Limitations of a Managed Cloud Database Service | TechWell

Limitations of a Managed Cloud Database Service

With the advent of cloud computing, several managed services for databases have become available. Whether to use a managed cloud database service from a cloud provider depends on several factors, and it may not be the best choice for some.

Let’s look at some of the limitations of managed cloud database services so you can better decide what makes sense for you.

Admin Access Is Not Provided

Being a managed cloud-based database service, administrator access to the database is often not provided. As a result, a database user has to depend on the configuration settings provided by the service provider. Some initialization parameters may not be modifiable; for instance, a user usually wouldn’t be able to run some administrator-level SQL commands.

Some Patches May Not Have Been Installed

Though most cloud service providers install all essential patches, some special-purpose patches may not have been installed by default, so you may have to request them from cloud service support.

The Database Version May Not Be the Latest

The latest database version may not be available on a managed database service. As a result, all new features may not be available.

There Are Resource Limits

Managed cloud-based database services often have limits on resources, such as the number of instances that may be created, the number of CPU cores and amount of RAM, and the storage that may be allocated. Some naming constraints for database names and the like may also exist. The number of database concurrent connections could also be limited.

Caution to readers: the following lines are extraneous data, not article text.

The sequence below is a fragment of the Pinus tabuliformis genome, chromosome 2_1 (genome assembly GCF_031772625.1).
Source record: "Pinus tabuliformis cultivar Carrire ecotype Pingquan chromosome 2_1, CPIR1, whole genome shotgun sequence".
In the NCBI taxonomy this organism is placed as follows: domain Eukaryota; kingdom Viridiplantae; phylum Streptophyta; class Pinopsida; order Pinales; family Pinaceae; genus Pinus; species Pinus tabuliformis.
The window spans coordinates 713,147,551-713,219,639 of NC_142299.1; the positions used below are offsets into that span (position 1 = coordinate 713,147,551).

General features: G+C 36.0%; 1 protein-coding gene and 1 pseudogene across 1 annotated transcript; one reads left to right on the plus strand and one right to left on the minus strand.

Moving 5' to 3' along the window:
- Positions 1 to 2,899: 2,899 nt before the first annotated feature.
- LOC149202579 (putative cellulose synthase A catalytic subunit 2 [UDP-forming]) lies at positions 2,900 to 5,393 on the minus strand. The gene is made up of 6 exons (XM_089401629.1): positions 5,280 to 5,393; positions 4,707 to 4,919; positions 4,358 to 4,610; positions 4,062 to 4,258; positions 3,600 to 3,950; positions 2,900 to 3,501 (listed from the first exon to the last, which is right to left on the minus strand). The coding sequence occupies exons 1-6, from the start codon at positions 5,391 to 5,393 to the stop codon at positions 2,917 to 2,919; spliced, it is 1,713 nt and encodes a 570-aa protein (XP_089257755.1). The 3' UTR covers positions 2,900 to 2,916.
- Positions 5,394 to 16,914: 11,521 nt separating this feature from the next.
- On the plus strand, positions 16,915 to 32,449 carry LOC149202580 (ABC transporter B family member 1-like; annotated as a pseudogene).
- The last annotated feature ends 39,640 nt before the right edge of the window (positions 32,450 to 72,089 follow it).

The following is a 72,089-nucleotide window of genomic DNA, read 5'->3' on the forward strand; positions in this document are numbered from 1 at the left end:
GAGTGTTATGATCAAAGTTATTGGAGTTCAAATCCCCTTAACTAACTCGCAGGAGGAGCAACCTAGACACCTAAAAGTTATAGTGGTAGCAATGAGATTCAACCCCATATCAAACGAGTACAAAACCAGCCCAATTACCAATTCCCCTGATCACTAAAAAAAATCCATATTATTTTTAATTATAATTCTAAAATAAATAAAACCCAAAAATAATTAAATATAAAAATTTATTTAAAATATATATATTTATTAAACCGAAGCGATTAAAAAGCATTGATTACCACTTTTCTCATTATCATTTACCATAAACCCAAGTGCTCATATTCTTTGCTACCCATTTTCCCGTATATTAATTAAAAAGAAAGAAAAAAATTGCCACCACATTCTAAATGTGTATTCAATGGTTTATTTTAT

Some Data Types Are Not Supported

Some advanced data types, such as media types or spatial and graph types, may not be supported when creating a table. Some CREATE TABLE and ALTER TABLE clauses may not be supported either.

Some Database Features May Not Be Provided

Some advanced database features may not be supported in a managed database service. The features omitted could be a programming language (Java, for example) that is not supported, some performance tuning that is not available to a user, or a database backup that cannot be initiated by a user. A managed database service also may not include some analytics and RESTful services or the in-memory database features that are available in downloaded binaries.

File System Access Is Not Provided

Access to the host file system is usually not available in a managed database service. A user may not be able to store files on the host file system.

Client Access Is Limited

Client access may be limited in terms of the operating systems (Windows, Linux, or MacOS) supported, client tools that may be used, and client programming language APIs that could be used.

While managed database services provided by some cloud providers have their benefits in terms of ease of usability, the limitations listed here should be kept in consideration when opting for a managed database service.

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Nancy Sheran's picture
January 30, 2020 - 7:24am

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